Ronald Stewart headshot
Ronald Stewart headshot

Hello! I'm Ronald. I work online as a personal maths tutor ๐Ÿ˜ƒ

I'm building this website for A-Level Maths students.
Some new content: Proof by Induction

Linear Transformations

From Maths with Ronald

Imagine you have a set of points on a grid. Then a "transformation" maps (or moves) those points onto a new grid. Each point will transform to a new point. A Linear Transformation is a type of transformation that has certain properties, that will allow us to represent it with a matrix.

A diagram representing a transformation, T, from an xy-plane to another xy-plane. For example, the point (2,4) in the centre of the red circle is transformed to the point (2,3).



We'll assume you already know about:

Introductory Example

Figure 1. A square drawn onto an xy-coordinate grid, with vertices at O(0,0), A(4,-2), B(6,2) and C(2,4).

We will transform the square in Figure 1 with the matrix [1].

In this topic, a linear transformation and a matrix are the same thing. The matrix T is the linear transformation T and the linear transformation T is the matrix T.[2]

Transforming one Point

In order to transform point A:

  • we'll first write point A as a position vector:
  • we pre-multiply by the transformation matrix T:
Figure 2. The point A(4,-2) on an xy-coordinate grid is transformed, by the matrix T, to the point A*(8,0) on another xy-coordinate grid.

That's it! is the "transformed" . The point (4,-2) has been transformed to (8,0).

Object and Image

In order to avoid confusion, it's common to name the start point "the object A" and name the end point "the image of A". If we start with the object , we may use to represent its image.

Transforming the Origin

One of the rules of Linear Transformations is that the origin won't move.


The image of the origin is still the origin. In other words, in a linear transformation, the origin is always an invariant point.

Transforming Multiple Points at once

We could transform points A(4,-2), B(6,2) and C(2,4) one-by-one, by writing them each as position vectors

Or, we could merge them into a single matrix:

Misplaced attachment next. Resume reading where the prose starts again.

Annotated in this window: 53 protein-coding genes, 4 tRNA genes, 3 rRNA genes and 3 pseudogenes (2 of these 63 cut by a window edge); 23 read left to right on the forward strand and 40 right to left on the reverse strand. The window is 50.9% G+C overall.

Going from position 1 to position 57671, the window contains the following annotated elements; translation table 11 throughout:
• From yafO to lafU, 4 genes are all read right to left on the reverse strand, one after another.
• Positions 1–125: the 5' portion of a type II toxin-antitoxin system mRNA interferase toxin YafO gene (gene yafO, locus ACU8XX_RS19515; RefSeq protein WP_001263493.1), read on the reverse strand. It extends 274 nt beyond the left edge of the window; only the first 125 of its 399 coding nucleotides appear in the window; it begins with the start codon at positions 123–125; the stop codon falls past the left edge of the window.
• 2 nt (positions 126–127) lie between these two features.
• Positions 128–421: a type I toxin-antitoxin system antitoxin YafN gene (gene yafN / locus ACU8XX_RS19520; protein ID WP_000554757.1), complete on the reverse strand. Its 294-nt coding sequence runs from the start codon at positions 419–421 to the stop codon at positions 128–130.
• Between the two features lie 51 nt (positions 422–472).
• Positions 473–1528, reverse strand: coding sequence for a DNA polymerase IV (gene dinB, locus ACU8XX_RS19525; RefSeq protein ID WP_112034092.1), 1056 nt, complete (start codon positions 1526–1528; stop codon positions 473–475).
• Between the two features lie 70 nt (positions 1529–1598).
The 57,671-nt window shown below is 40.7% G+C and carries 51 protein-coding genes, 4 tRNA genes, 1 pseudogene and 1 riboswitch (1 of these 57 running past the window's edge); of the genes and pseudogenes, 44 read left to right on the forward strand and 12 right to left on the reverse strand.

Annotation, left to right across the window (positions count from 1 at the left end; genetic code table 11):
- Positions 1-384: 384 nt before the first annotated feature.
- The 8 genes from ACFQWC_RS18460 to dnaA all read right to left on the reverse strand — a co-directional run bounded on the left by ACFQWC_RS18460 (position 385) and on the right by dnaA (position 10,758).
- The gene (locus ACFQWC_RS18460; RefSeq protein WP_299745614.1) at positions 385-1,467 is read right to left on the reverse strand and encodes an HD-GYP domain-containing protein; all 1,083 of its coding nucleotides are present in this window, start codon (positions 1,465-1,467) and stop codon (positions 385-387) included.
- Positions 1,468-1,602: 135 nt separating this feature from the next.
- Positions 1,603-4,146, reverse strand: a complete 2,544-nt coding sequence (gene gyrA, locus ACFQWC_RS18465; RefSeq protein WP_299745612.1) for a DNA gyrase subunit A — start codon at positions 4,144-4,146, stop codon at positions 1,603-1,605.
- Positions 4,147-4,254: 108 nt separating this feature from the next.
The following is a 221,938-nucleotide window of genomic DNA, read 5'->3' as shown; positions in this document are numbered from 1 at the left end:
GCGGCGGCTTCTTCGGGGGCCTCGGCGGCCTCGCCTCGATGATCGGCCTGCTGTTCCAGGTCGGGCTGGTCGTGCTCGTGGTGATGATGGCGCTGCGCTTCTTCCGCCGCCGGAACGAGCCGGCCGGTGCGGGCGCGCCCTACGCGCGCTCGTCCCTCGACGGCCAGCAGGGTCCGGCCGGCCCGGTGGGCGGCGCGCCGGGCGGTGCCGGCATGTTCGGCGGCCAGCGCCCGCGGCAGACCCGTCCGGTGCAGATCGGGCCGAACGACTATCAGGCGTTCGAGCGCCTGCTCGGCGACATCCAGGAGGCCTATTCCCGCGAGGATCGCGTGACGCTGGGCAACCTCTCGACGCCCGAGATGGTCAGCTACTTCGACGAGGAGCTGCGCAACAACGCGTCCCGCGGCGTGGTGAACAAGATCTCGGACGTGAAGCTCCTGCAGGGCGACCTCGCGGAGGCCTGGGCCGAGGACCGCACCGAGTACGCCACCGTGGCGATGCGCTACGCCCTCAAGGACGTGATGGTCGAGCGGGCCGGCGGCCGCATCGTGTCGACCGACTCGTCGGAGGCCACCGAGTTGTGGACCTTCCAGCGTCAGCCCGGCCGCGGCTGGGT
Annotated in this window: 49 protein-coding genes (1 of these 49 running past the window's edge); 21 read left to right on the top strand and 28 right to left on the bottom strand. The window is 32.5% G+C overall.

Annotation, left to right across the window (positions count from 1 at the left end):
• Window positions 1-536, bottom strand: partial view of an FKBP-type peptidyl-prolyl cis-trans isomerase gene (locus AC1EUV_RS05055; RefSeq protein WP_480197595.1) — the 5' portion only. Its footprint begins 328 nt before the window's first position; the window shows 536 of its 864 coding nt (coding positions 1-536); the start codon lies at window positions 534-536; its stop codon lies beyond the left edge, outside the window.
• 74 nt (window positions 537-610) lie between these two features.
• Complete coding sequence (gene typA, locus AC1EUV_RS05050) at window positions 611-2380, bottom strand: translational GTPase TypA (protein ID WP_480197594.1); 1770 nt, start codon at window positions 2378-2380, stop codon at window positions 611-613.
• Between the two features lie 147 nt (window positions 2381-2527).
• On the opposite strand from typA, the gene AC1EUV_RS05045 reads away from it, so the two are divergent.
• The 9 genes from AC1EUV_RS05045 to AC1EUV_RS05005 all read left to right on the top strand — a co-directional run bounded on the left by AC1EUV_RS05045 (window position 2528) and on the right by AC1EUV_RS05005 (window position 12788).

Then, pre-multiplying by the matrix T:

Working column-by-column, we see that:

  • has transformed to , which we already found earlier,
  • has transformed to ,
  • has transformed to .


Figure 3. The square OABC on an xy-coordinate grid is transformed, by the matrix T, to the parallelogram OA*B*C* on another xy-coordinate grid.

By drawing the new points, we see that the square OABC has been transformed onto the parallelogram OA*B*C*. It's sort of been both stretched and rotated.

"Linear" transformations generally transform straight lines onto new straight lines[3], so it's safe to join the new points with straight lines - in fact, the midpoint of AB will be transformed to the midpoint of A*B*.

Technical Detail

Technically, a linear transformation goes from a vector space[4] to another vector space. At A-Level, the only vector spaces we know are coordinate grids, so we're considering only 2D and 3D coordinate grids.

Linear transformation have the properties that they preserve addition of vectors and preserve scalar multiplication. In other words:

  • If , then

This should match our understanding of the algebra of matrices and vectors, making matrices perfect for representing linear transformations.

Next Steps


  1. โ†‘ It's common to use T or M for a transformation matrix - any capital letter to represent a matrix is possible.
  2. โ†‘ If we strongly need to distinguish, we might say that M is the matrix representing linear transformation T.
  3. โ†‘ unless the whole line is squashed onto the origin.
  4. โ†‘ Literally: any space where vectors exist.